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[cloud appreciation society] If you’ve got something to tell us, we’d love to hear it. But only if it is about clouds. Otherwise we’re not interested.
Quote[cloudappreciationsociety.org] If you’ve got something to tell us, we’d love to hear it. But only if it is about clouds. Otherwise we’re not interested.http://cloudappreciationsociety.org/
[cloudappreciationsociety.org] If you’ve got something to tell us, we’d love to hear it. But only if it is about clouds. Otherwise we’re not interested.
Hi Neil,You clouds are:High, CirrusMiddle, AltocumulusLow, Cumulus.The one you have posted above is of a proposed new type of cloud, currently being called Asperatus. The classification of this cloud is currently being reviewed and discussed by the Met Office, and if they think it could, or should be classified as a new cloud type they will take it to the WMO for their approval. Exciting times...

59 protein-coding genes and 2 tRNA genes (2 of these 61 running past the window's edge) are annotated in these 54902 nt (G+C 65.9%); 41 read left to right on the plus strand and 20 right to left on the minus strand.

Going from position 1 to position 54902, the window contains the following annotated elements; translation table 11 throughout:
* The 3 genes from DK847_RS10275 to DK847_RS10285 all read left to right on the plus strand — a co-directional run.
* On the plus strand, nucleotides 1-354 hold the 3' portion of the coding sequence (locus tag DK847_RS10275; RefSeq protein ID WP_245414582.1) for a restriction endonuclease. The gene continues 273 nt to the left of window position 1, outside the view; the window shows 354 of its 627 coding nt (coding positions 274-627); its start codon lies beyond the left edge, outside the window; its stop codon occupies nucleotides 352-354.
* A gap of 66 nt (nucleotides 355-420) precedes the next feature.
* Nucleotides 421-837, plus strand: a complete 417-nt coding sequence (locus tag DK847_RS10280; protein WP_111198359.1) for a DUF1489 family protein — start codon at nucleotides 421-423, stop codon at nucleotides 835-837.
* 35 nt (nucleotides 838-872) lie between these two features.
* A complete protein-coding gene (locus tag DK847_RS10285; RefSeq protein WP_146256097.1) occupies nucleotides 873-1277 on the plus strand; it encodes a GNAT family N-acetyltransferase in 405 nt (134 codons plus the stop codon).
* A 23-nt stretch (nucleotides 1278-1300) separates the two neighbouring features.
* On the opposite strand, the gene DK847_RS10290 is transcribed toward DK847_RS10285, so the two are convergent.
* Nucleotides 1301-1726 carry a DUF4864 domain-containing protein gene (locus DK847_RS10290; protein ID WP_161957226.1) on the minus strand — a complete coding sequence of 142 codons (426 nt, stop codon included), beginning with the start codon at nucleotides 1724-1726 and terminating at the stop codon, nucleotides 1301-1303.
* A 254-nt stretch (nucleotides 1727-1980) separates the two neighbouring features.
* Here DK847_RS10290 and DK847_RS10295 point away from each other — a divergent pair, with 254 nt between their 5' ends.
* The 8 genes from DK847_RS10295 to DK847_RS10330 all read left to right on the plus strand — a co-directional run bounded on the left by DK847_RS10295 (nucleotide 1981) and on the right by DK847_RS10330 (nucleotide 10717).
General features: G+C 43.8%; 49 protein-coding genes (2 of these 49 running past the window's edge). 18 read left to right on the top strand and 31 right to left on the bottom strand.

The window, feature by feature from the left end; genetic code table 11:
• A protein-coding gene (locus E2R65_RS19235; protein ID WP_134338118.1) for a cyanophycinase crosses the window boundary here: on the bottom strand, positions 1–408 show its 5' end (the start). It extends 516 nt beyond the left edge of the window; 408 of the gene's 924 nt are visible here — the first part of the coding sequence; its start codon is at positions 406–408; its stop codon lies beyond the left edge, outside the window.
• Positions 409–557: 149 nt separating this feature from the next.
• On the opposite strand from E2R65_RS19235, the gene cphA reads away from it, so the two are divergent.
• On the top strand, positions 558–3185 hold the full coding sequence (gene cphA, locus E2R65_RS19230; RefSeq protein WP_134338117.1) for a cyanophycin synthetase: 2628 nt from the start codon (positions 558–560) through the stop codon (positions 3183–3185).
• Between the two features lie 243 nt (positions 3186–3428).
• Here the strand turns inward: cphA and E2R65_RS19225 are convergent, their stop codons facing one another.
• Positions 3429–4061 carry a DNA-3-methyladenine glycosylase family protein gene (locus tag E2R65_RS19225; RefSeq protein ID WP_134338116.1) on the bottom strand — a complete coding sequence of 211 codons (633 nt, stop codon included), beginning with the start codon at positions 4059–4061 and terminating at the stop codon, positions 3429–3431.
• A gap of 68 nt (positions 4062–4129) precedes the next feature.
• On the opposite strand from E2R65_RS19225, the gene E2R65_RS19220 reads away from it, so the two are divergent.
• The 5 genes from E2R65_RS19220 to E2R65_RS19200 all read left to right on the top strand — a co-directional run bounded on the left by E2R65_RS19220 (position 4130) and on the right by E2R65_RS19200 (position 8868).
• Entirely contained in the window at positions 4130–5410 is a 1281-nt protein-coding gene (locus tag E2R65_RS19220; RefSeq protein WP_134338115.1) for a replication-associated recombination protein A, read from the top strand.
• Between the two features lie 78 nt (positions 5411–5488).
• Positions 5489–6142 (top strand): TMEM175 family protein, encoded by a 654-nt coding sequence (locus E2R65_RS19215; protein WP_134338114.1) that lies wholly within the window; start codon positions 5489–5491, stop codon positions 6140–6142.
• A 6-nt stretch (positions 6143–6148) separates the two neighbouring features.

yep, I heard about the new type of cloud........ but surely this type of cloud has been around since ...well..clouds have !
“Asperatus” clouds form when there are two (or more) layers of air of differing density, one sitting on the other. The cooler and higher layer is cloudy and the other layer is clear. The boundary between these layers may occasionally get knocked up, but will return downwards thanks to gravity and then may go further down but will return back up thanks to buoyancy. This creates a wave-like surface along the cloud base, and we call these gravity waves because the returning force is gravity and buoyancy.Yes, the waves on the surface of the sea are a good example of this process.Another good example is when moist air blows over a range of mountains and makes a system of mountain wave clouds. In New Zealand this often happens, and people in Canterbury call the mountain wave clouds “the northwest arch”.At first individual Altocumulus lenticularis clouds form, but as a front approaches, upper-level moisture increases and middle and high clouds combine to produce an arch cloud comprising Altocumulus, Altostratus, and Cirrostratus. This arch cloud displays a very sharp edge near the mountains and often there is an arch of clear sky immediately downstream of the mountain divide.We can cope with the current naming scheme and use Altocumulus lenticularis to describe the NW arch clouds, but it would also be useful to have the extra variety or species word “ASPERATUS” especially when there are undulations in the cloud base.